New EU Law Could Allow Cross-Platform Messaging Between iMessage, WhatsApp and Other Smaller Services

BY Anu Joy

Published 25 Mar 2022


On Thursday, the European Union revealed its plans to crack down on anti-competitive practices among big tech companies. Armed with the Digital Markets Act (DMA), the EU wants major messaging services such as iMessage, WhatsApp, and Facebook Messenger to have an interoperable platform. If and when brought into effect, this new law will completely change how iMessage operates and allow users across different messaging platforms to message each other.

TechCrunch reports that yesterday’s discussion between the European Council, parliament, and Commission led to the agreement that the DMA will apply to “large companies providing core platform services that have a market capitalization of at least €75 billion or an annual turnover of €7.5 billion.” Additionally, companies must also have at least 45 million monthly users in the EU and 10,000+ annual business users to be included in the scope of the DMA.

The EU’s statement notes:

“The largest messaging services (such as WhatsApp, Facebook Messenger or iMessage) will have to open up and interoperate with smaller messaging platforms, if they so request. Users of small or big platforms would then be able to exchange messages, send files or make video calls across messaging apps, thus giving them more choice. As regards interoperability obligation for social networks, co-legislators agreed that such interoperability provisions will be assessed in the future.”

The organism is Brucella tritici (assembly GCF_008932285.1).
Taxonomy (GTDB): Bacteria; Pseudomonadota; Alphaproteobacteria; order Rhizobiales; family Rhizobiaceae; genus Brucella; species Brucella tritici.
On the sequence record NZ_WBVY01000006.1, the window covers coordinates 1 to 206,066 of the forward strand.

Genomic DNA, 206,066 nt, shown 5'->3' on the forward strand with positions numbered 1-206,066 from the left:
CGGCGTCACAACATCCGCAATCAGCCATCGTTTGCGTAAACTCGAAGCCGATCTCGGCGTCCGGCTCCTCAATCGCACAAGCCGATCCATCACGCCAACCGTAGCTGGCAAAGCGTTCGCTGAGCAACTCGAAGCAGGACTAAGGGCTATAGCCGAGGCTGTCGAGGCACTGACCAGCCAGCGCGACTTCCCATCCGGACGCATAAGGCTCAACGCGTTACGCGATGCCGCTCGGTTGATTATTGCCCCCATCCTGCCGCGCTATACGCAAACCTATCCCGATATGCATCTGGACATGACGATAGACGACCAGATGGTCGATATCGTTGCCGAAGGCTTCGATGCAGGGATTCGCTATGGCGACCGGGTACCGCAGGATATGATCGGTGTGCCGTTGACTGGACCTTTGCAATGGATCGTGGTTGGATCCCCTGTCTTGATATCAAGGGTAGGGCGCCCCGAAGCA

How the Rule Will Affect Apple’s Ecosystem

EU’s rule stipulates that users should be able to freely choose which browser, virtual assistants, or search engine they want to use. This new legislation could radically change how Apple’s services operate as it does not allow these options on iOS. Furthermore, it would be a blow to iMessage, which is restricted to Apple’s devices.

Google has been urging Apple to adopt RCS, a universal messaging protocol, in iOS for the past year. Android has always been a proponent of RCS, but Apple has refused to adopt the protocol to safeguard its lock-in strategy. If the EU’s rule is passed, the iPhone maker will have no choice but to support RCS.

[Via TechCrunch]